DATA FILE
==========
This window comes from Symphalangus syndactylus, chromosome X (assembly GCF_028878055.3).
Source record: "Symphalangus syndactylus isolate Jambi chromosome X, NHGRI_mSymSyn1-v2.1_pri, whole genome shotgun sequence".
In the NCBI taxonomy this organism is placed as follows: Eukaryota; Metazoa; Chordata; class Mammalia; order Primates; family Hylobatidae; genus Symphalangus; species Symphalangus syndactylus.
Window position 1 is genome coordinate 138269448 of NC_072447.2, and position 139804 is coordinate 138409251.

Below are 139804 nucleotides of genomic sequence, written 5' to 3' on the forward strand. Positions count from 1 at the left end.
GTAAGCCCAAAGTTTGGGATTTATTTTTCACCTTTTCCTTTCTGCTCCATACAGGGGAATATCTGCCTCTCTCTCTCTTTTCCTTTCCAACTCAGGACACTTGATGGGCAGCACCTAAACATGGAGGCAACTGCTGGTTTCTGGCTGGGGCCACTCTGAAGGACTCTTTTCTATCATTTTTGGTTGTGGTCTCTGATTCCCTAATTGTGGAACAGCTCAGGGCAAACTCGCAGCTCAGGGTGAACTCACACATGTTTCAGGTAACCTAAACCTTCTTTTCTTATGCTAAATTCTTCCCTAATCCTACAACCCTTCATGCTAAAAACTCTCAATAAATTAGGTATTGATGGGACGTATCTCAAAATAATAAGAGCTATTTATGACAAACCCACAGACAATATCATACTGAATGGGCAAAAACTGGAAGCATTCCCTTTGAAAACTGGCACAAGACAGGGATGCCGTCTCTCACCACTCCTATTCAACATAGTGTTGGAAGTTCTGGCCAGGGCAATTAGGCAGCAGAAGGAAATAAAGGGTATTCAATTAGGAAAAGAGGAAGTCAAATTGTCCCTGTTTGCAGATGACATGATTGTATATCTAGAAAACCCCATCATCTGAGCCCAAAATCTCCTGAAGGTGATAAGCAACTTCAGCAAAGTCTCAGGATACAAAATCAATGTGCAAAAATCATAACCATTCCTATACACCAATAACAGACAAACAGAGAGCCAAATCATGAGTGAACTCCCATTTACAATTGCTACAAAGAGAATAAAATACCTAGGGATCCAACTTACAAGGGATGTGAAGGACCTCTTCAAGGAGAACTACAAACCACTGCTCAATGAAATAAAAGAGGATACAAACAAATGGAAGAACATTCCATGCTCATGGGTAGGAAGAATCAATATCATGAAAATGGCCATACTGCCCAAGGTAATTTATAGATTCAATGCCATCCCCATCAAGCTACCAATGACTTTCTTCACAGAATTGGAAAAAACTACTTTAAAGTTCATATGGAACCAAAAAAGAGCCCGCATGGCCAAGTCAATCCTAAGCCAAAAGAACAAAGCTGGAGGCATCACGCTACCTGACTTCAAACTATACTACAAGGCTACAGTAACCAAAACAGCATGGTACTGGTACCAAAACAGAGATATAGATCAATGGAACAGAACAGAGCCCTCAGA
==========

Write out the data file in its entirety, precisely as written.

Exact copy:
This window comes from Symphalangus syndactylus, chromosome X (assembly GCF_028878055.3).
Source record: "Symphalangus syndactylus isolate Jambi chromosome X, NHGRI_mSymSyn1-v2.1_pri, whole genome shotgun sequence".
In the NCBI taxonomy this organism is placed as follows: Eukaryota; Metazoa; Chordata; class Mammalia; order Primates; family Hylobatidae; genus Symphalangus; species Symphalangus syndactylus.
Window position 1 is genome coordinate 138269448 of NC_072447.2, and position 139804 is coordinate 138409251.

Below are 139804 nucleotides of genomic sequence, written 5' to 3' on the forward strand. Positions count from 1 at the left end.
GTAAGCCCAAAGTTTGGGATTTATTTTTCACCTTTTCCTTTCTGCTCCATACAGGGGAATATCTGCCTCTCTCTCTCTTTTCCTTTCCAACTCAGGACACTTGATGGGCAGCACCTAAACATGGAGGCAACTGCTGGTTTCTGGCTGGGGCCACTCTGAAGGACTCTTTTCTATCATTTTTGGTTGTGGTCTCTGATTCCCTAATTGTGGAACAGCTCAGGGCAAACTCGCAGCTCAGGGTGAACTCACACATGTTTCAGGTAACCTAAACCTTCTTTTCTTATGCTAAATTCTTCCCTAATCCTACAACCCTTCATGCTAAAAACTCTCAATAAATTAGGTATTGATGGGACGTATCTCAAAATAATAAGAGCTATTTATGACAAACCCACAGACAATATCATACTGAATGGGCAAAAACTGGAAGCATTCCCTTTGAAAACTGGCACAAGACAGGGATGCCGTCTCTCACCACTCCTATTCAACATAGTGTTGGAAGTTCTGGCCAGGGCAATTAGGCAGCAGAAGGAAATAAAGGGTATTCAATTAGGAAAAGAGGAAGTCAAATTGTCCCTGTTTGCAGATGACATGATTGTATATCTAGAAAACCCCATCATCTGAGCCCAAAATCTCCTGAAGGTGATAAGCAACTTCAGCAAAGTCTCAGGATACAAAATCAATGTGCAAAAATCATAACCATTCCTATACACCAATAACAGACAAACAGAGAGCCAAATCATGAGTGAACTCCCATTTACAATTGCTACAAAGAGAATAAAATACCTAGGGATCCAACTTACAAGGGATGTGAAGGACCTCTTCAAGGAGAACTACAAACCACTGCTCAATGAAATAAAAGAGGATACAAACAAATGGAAGAACATTCCATGCTCATGGGTAGGAAGAATCAATATCATGAAAATGGCCATACTGCCCAAGGTAATTTATAGATTCAATGCCATCCCCATCAAGCTACCAATGACTTTCTTCACAGAATTGGAAAAAACTACTTTAAAGTTCATATGGAACCAAAAAAGAGCCCGCATGGCCAAGTCAATCCTAAGCCAAAAGAACAAAGCTGGAGGCATCACGCTACCTGACTTCAAACTATACTACAAGGCTACAGTAACCAAAACAGCATGGTACTGGTACCAAAACAGAGATATAGATCAATGGAACAGAACAGAGCCCTCAGA